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The experimental intervention took place over one school year (10 months) at low socioeconomic (SES) area schools in Australia. The primary aims were to prevent weight gain, reduce screen time, and maintain physical activity levels among ten-year-old students. Secondary objectives were to increase children’s enjoyment of physical activity, and to improve movement skills related to childhood games and sports.
Components were additional the standard curriculum, and consisted of behaviour modification alone; fundamental movement skills alone, and a combination of Behavioural Modification (BM) and Fundamental Movement Skills (FMS). The intervention consisted of 19 lessons (38 for the combined group), and was delivered in the school setting (classroom/outdoors) by trained physical education teachers supported by a detailed curriculum.
Both post-intervention and 12-year follow-up data show that the children who were exposed to both the BMS/FMS intervention were significantly less likely to be overweight. There were different results for boys and girls in relation to their overall enjoyment of and participation in Physical Activity (PA), and their fundamental movement skills. (Source a: Salmon, Ball et al, 2008).
The intervention was tested again, under real-life conditions, as Switch-2-Activity, in fifteen schools from disadvantaged areas in Melbourne, with 9-12 year old children. The repeated intervention was abbreviated and the materials modified during implementation by the teachers. The intervention did not have any significant effect on children’s physical activity levels, although self-reported screen time for boys was slightly reduced and self-efficacy increased. (Source: Salmon et al, 2010)
The Switch-Play experimental intervention was delivered in three low SES government schools in Melbourne, with children randomized by class to one of the four conditions: usual curriculum; behaviour modification; fundamental movement skills; combined BM and FMS.
Data were collected at baseline, at 6 months and at 12-month follow-up, and show positive anthropometric effects. Specifically, children in the combined (both behaviour modification and movement skills) group had a significantly lower BM than the control (on average, – 1.88 BMI units less), maintained at 12 months. Children in this group also were significantly less likely to be overweight or obese. The intervention was not effective to reduce screen behaviours. As summarized by the authors:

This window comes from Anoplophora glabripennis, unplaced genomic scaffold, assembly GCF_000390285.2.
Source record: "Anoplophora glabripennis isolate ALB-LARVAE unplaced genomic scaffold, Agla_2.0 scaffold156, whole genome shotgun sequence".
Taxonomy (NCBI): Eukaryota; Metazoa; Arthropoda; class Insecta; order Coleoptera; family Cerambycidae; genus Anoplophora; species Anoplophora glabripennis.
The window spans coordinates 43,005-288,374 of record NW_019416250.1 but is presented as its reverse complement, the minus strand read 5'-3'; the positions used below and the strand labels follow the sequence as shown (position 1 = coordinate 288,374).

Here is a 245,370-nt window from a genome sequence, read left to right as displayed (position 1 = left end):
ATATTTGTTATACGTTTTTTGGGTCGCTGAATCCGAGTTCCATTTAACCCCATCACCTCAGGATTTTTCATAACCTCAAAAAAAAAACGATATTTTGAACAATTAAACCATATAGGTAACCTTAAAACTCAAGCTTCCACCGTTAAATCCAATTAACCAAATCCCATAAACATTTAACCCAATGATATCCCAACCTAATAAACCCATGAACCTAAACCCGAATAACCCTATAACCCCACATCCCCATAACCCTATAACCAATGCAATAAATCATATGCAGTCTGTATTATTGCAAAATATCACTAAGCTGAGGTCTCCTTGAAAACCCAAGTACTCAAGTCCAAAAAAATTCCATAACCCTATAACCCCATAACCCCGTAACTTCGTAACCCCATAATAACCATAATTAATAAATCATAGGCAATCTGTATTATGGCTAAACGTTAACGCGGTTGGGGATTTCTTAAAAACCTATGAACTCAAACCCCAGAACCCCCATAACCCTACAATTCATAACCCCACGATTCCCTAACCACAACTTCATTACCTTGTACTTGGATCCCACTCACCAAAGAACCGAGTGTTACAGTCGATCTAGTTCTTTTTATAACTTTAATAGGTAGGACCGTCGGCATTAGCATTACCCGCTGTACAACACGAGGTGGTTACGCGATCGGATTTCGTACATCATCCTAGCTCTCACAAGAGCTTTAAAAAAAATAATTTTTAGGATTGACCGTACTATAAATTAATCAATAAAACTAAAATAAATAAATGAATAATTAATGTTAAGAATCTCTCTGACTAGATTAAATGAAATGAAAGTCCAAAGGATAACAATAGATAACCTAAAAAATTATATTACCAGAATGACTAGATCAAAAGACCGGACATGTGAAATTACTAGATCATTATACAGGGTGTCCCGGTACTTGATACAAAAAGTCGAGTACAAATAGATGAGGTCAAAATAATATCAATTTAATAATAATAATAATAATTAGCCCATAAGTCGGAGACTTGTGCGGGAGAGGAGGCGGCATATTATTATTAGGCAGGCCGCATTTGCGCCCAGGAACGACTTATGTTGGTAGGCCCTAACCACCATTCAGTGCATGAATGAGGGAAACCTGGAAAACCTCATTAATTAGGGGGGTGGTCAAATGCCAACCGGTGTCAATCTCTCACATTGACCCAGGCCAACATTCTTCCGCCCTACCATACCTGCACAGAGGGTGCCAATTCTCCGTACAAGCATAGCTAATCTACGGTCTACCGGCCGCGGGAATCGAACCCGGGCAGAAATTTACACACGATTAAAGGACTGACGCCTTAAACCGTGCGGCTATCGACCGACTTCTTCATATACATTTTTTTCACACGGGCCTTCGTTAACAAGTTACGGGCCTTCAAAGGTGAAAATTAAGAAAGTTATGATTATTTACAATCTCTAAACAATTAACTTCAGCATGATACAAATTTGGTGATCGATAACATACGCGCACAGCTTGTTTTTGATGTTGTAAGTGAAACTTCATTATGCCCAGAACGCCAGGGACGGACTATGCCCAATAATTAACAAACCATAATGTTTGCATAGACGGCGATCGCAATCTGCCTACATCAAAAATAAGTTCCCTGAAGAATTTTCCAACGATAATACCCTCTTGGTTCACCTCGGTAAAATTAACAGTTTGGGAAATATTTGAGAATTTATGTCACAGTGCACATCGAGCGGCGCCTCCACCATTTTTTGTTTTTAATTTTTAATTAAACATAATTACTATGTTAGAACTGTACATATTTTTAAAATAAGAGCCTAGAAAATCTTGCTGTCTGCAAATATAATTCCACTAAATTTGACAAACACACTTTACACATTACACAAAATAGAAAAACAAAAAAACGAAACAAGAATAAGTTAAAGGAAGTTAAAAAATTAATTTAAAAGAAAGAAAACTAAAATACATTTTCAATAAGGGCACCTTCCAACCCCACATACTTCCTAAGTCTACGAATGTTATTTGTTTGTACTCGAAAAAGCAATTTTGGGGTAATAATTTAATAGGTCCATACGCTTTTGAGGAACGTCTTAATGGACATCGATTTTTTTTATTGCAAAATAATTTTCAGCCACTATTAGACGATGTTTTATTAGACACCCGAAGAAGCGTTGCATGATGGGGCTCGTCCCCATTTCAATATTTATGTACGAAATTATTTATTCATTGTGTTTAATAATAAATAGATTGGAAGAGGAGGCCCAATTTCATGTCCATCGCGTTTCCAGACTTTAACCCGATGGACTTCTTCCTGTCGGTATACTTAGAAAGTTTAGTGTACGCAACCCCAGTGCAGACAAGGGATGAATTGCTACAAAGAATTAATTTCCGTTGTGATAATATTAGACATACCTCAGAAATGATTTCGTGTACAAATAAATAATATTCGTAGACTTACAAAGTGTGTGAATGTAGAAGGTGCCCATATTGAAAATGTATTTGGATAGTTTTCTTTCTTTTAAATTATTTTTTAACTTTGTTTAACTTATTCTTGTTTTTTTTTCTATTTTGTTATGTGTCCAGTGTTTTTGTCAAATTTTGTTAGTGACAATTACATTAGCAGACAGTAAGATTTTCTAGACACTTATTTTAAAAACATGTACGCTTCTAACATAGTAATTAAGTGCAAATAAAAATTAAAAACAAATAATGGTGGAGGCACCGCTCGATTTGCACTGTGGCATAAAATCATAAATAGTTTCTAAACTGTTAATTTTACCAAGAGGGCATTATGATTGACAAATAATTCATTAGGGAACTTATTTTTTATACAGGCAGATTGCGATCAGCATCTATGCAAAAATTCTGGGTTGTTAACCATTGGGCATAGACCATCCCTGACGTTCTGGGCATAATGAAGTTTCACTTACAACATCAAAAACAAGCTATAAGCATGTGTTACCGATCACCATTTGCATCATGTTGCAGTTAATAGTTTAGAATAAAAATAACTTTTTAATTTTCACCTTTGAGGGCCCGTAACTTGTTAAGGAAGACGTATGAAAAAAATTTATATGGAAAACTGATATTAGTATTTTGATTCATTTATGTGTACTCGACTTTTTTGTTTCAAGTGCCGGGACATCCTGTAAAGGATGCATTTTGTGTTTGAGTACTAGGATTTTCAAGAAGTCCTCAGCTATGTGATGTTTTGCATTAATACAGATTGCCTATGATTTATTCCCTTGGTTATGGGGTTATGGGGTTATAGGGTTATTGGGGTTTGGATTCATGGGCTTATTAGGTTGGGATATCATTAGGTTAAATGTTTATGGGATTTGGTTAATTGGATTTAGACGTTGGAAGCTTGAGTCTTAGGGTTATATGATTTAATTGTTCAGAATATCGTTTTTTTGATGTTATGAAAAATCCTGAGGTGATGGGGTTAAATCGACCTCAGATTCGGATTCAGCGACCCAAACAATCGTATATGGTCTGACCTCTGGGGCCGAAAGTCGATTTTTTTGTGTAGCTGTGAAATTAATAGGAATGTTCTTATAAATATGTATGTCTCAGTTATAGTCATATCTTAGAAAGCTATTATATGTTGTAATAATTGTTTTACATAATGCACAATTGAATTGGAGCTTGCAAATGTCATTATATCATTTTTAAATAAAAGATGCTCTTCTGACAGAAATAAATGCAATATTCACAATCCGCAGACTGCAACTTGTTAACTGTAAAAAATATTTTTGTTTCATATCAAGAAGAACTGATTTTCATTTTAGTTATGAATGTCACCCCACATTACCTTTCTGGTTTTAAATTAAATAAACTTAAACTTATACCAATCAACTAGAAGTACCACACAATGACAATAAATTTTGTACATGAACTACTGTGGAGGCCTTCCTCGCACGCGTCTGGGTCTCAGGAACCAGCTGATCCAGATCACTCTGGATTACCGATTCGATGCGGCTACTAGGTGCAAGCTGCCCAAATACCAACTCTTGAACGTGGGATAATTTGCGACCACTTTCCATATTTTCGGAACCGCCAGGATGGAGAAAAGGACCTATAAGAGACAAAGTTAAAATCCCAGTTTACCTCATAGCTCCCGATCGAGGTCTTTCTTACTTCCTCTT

this study found favourable outcomes for children’s BMI and weight status. On average, between baseline and post intervention, and including
6- and 12-month follow-up data, children in the combined BM/FMS group recorded significantly lower BMI compared with children in the control group. These differences were strengthened with the inclusion of food-frequency and physical activity data across all the time points. Adjusted analyses also found that children in the BM/FMS group were more than 60% less likely to be overweight or obese on average over time (baseline and post intervention, and over the four time points) compared with those in the control group. p. 609
There were significant effects for physical activity between control and both the BM and the FMS groups. Gender significantly moderated the amount and type of physical activity and fundamental movement skills effects. There were significant intervention effects on unadjusted BMI among girls in the FMS and BM/FMS group compared with controls. (Source: Salmon, Ball et al, 2008)
The Switch-2 Activity research-to-practice study examined intervention effectiveness in a randomized control trial with 9-12 year old children in 15 schools in low SES areas of Melbourne, Australia. Anthropometric measures were not taken. Intervention effect was assessed using baseline and post-intervention surveys, with children self-reporting screen time, physical activity, self-efficacy, and behavioural capability. Teachers reported on implementation of the adapted curriculum in a process evaluation. There intervention had no effect on physical activity for either boys or girls. The intervention had no significant effects on screen time (TV viewing, computer use, electronic games). Gender again significantly moderated intervention effect on screen time, with a small favourable effect for boys on week-end screen time. There were positive intervention effects on self-efficacy and behavioural capability related to TV viewing. (Source: Salmon et al, 2010)
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